Directors welcomed the steps taken by the central bank since the end of 1998 to slow bank lending to the private sector, including through an intensification of liquidity-absorbing open market operations. They stressed the importance of making the banking sector more competitive and efficient. In this regard, Directors noted that the preferential treatment enjoyed by state banks had led to market segmentation and was impairing the efficiency of monetary instruments. They urged the authorities to take measures to level the playing field in the banking sector, beginning with steps to eliminate the requirement that private banks deposit part of their demand deposits with state banks at below market interest rates. In the meantime, credit developments in the state banks should be monitored closely.
Directors regarded the recent adoption of regulations to obtain information about the activities of financial conglomerates, including offshore operations, as a positive first step in improving banking supervision. They encouraged the authorities to move expeditiously to establish effective supervision on a consolidated basis, monitor closely the loan portfolio of Banco Nacional, and tighten regulations on connected lending and accrual of interest on problem loans.
Directors observed that the policy of adjusting the exchange rate daily on the basis of the differential between inflation in Costa Rica and its main trading partners had been largely successful in avoiding an erosion of external competitiveness. They emphasized that a strengthening of the fiscal position, together with the implementation of structural reforms, should contribute to improving external competitiveness over the medium term.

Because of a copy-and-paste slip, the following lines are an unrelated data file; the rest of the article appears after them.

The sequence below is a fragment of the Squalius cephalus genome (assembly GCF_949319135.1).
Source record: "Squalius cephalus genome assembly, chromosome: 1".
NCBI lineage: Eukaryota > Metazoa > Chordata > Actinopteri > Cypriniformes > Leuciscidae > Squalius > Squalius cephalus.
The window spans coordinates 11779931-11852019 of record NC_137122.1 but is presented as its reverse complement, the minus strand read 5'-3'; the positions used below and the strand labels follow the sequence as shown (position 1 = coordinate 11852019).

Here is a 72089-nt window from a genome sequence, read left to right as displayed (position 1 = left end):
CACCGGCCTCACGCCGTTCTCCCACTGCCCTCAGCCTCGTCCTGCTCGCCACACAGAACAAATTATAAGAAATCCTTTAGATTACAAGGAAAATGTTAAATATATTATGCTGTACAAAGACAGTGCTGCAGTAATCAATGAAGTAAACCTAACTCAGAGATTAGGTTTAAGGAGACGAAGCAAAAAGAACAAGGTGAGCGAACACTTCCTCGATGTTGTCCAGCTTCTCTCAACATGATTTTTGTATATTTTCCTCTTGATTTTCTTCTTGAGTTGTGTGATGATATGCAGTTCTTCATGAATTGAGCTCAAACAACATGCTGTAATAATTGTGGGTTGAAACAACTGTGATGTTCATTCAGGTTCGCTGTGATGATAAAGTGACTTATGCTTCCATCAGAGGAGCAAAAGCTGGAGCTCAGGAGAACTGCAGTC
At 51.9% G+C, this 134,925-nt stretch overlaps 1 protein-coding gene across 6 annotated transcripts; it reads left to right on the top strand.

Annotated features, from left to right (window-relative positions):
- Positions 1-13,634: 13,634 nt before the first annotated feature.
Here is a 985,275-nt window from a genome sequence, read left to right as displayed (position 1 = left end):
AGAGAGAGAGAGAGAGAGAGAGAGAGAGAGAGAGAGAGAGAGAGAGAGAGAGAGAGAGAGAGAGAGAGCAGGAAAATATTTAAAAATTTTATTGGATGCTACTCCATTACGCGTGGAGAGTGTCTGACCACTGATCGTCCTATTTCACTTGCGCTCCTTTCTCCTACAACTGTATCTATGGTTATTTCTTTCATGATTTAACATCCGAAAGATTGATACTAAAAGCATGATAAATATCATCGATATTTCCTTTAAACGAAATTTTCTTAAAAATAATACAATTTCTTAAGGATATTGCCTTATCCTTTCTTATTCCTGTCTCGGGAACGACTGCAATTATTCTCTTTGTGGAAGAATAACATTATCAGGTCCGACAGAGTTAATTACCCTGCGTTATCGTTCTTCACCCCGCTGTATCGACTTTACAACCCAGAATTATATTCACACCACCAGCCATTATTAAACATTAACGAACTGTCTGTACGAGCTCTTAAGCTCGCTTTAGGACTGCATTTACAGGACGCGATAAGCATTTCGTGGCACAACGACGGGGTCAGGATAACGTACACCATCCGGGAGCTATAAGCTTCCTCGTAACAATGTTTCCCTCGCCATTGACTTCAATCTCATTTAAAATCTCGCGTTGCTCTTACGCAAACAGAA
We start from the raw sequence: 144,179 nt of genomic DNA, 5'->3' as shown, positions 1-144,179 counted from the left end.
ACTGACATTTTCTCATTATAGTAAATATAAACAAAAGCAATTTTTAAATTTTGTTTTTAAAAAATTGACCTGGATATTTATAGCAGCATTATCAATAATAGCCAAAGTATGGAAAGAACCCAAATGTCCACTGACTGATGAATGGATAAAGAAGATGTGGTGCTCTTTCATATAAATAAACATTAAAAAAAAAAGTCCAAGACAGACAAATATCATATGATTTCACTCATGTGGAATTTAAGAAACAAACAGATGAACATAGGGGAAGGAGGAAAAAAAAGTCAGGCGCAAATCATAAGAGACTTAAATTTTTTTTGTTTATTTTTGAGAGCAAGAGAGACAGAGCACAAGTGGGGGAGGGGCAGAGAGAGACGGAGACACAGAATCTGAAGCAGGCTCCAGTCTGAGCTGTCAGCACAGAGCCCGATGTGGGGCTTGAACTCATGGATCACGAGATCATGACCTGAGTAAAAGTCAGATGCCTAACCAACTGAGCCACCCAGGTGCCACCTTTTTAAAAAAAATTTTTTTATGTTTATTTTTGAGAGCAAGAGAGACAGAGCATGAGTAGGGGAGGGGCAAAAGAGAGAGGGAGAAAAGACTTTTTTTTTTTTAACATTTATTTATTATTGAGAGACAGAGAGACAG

In the structural area, the authorities were encouraged to continue to build the necessary political support for reforms. In this regard, prompt approval of the draft legislation to open up electricity generation, telecommunications, and the insurance sector to private sector participation was regarded as essential to facilitating modernization and increasing productivity. Directors also stressed the importance of reforming the pension system, while ensuring its actuarial viability. In addition, they underscored the need to increase efficiency in the financial system by scaling down the activities of Banco Nacional, privatizing one large state commercial bank, and permitting the establishment of branches by foreign banks in Costa Rica.
The need to strengthen the statistical base was underscored.
Several Directors expressed concern about the implications of the HIPC Initiative for Costa Rica as a bilateral creditor, and stressed the need to find an appropriate solution to this problem.